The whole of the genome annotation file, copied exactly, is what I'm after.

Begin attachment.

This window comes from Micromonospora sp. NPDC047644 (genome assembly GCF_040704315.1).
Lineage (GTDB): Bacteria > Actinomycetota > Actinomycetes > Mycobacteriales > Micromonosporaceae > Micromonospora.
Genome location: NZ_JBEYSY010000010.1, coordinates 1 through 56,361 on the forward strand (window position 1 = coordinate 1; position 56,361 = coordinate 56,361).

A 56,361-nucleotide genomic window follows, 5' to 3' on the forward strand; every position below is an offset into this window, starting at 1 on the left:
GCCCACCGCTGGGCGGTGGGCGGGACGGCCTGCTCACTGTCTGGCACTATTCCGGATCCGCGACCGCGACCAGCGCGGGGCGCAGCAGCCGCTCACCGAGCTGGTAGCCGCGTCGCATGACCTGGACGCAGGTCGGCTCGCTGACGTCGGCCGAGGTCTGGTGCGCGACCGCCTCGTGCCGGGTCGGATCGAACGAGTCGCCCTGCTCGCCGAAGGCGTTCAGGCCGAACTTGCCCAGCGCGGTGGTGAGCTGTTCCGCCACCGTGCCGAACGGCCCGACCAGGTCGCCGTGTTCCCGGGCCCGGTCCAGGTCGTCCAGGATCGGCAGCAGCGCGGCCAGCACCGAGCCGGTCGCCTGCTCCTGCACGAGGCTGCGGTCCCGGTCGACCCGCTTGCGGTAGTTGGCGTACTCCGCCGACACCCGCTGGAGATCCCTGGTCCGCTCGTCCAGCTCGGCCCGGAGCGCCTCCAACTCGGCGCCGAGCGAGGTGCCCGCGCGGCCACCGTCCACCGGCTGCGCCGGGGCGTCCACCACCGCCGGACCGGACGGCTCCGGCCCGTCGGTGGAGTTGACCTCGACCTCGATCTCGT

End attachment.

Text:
This window comes from Micromonospora sp. NPDC047644 (genome assembly GCF_040704315.1).
Lineage (GTDB): Bacteria > Actinomycetota > Actinomycetes > Mycobacteriales > Micromonosporaceae > Micromonospora.
Genome location: NZ_JBEYSY010000010.1, coordinates 1 through 56,361 on the forward strand (window position 1 = coordinate 1; position 56,361 = coordinate 56,361).

A 56,361-nucleotide genomic window follows, 5' to 3' on the forward strand; every position below is an offset into this window, starting at 1 on the left:
GCCCACCGCTGGGCGGTGGGCGGGACGGCCTGCTCACTGTCTGGCACTATTCCGGATCCGCGACCGCGACCAGCGCGGGGCGCAGCAGCCGCTCACCGAGCTGGTAGCCGCGTCGCATGACCTGGACGCAGGTCGGCTCGCTGACGTCGGCCGAGGTCTGGTGCGCGACCGCCTCGTGCCGGGTCGGATCGAACGAGTCGCCCTGCTCGCCGAAGGCGTTCAGGCCGAACTTGCCCAGCGCGGTGGTGAGCTGTTCCGCCACCGTGCCGAACGGCCCGACCAGGTCGCCGTGTTCCCGGGCCCGGTCCAGGTCGTCCAGGATCGGCAGCAGCGCGGCCAGCACCGAGCCGGTCGCCTGCTCCTGCACGAGGCTGCGGTCCCGGTCGACCCGCTTGCGGTAGTTGGCGTACTCCGCCGACACCCGCTGGAGATCCCTGGTCCGCTCGTCCAGCTCGGCCCGGAGCGCCTCCAACTCGGCGCCGAGCGAGGTGCCCGCGCGGCCACCGTCCACCGGCTGCGCCGGGGCGTCCACCACCGCCGGACCGGACGGCTCCGGCCCGTCGGTGGAGTTGACCTCGACCTCGATCTCGT